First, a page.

In 1996 the US Congress passed the Health Insurance Portability and Accountability Act (HIPAA). This new law requires the healthcare industry to protect sensitive patient health information from being disclosed without the patient’s knowledge or consent. The law specifically applies to “Covered Entities” which includes Healthcare providers, plans, clearinghouses, and business associates using or disclosing individually identifiable health information while providing services.
The law mostly establishes the following rules:
- Privacy Rule: defines what protected health information is and how it must be protected.
- Security Rule: puts the responsibility on stewards of that information to protect and secure it.
- Breach Notification Rule: requirements that organizations must notify HHS when there is a data/security breach.
- Enforcement Rule: gives HHS the authority to fine organizations that fail to meet standards, fines can reach up to $1.5 Million per violation.
- Omnibus Rule: additions made to HIPAA in 2013 that outlines the criteria for Business Associate Agreements (BAAs) and other provisions.
But since you are reading this article, you probably already know all of that. Now on to what you really want to know:
- How do I become HIPAA compliant?
- How long is it going to take?
- How much is it going to cost?
- Can anyone make this easier?
Let’s start with the first question, how do I become HIPAA compliant? Well, since HIPAA is heavily dependent on your specific organization’s inner workings, there isn’t a perfect step-by-step set of instructions that will tell you exactly how to do that. There is an entire industry of compliance experts that spend hours and hours consulting organizations on just that. However, at TeamFlow, we have created a process flow diagram that takes you through the steps that most organizations take to become compliant.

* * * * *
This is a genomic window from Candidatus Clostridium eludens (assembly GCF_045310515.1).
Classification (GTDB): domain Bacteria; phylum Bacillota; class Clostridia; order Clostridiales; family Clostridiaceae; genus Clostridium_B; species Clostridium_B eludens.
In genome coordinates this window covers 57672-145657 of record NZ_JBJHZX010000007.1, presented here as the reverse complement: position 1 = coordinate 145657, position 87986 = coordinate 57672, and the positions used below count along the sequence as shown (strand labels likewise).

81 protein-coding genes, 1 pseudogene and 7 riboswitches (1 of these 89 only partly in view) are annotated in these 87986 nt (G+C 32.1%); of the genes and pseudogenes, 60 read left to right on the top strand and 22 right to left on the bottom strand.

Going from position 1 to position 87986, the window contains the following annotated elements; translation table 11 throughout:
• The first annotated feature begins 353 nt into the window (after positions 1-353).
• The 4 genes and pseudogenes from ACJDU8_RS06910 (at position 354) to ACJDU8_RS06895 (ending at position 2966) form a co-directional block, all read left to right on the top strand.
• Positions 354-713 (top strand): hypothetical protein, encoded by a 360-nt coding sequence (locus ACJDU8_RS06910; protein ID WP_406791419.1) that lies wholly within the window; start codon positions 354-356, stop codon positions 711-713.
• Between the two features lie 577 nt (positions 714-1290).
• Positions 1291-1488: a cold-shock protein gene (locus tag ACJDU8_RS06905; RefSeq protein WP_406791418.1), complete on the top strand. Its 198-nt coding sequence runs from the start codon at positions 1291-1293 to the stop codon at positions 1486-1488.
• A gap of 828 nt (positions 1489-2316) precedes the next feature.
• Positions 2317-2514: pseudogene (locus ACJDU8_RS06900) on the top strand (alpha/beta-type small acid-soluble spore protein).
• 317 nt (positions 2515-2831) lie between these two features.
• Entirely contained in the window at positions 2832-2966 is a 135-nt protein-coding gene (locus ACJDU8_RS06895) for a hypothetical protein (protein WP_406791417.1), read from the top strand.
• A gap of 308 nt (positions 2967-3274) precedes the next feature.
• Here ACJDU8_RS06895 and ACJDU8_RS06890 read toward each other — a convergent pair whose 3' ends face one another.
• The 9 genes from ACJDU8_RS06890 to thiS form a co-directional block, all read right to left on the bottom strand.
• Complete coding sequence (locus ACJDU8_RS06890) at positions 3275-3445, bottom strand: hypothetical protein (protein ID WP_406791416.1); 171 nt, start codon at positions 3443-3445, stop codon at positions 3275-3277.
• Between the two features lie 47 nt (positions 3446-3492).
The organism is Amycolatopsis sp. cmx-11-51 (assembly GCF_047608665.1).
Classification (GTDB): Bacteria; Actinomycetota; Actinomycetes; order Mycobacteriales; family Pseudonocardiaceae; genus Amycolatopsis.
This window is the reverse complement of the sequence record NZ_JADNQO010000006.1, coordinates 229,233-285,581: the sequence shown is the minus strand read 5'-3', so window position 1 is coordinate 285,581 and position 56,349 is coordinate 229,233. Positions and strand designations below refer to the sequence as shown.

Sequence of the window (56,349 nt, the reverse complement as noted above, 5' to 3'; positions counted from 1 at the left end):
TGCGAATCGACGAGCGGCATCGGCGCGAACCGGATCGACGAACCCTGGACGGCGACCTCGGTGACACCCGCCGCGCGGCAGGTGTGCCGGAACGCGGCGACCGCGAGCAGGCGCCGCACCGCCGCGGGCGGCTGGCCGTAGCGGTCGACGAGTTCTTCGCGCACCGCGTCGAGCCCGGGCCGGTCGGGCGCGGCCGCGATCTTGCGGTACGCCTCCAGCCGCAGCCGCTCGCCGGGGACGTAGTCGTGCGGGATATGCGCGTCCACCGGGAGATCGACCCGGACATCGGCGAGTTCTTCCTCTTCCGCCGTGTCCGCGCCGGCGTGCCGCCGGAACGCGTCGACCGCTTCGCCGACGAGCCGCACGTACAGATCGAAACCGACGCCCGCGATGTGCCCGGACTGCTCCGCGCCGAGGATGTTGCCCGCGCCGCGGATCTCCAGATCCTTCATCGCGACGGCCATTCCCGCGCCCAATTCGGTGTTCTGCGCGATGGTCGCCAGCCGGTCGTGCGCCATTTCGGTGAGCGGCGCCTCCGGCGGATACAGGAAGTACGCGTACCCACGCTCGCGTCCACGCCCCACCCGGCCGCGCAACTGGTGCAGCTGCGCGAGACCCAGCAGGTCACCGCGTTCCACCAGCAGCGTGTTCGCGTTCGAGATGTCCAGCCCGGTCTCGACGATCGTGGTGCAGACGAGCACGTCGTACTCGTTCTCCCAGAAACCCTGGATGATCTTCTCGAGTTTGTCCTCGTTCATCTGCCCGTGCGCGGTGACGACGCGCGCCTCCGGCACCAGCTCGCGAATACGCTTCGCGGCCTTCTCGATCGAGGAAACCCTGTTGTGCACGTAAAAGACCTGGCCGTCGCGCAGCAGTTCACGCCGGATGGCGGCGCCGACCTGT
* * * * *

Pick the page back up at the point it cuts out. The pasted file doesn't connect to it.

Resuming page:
You can use this free HIPAA template as a framework for managing your compliance process. As you move forward, you could hire consultants for the specific areas that you need instead of hiring someone to manage the entire process. Your first step is to designate specific individuals in your organization into roles that will be used throughout the compliance process. These roles are Compliance Officer, Security Officer and Privacy Officer. You can come up with different names for these roles, but the important thing is to make sure that you maintain a clear definition of roles and responsibilities.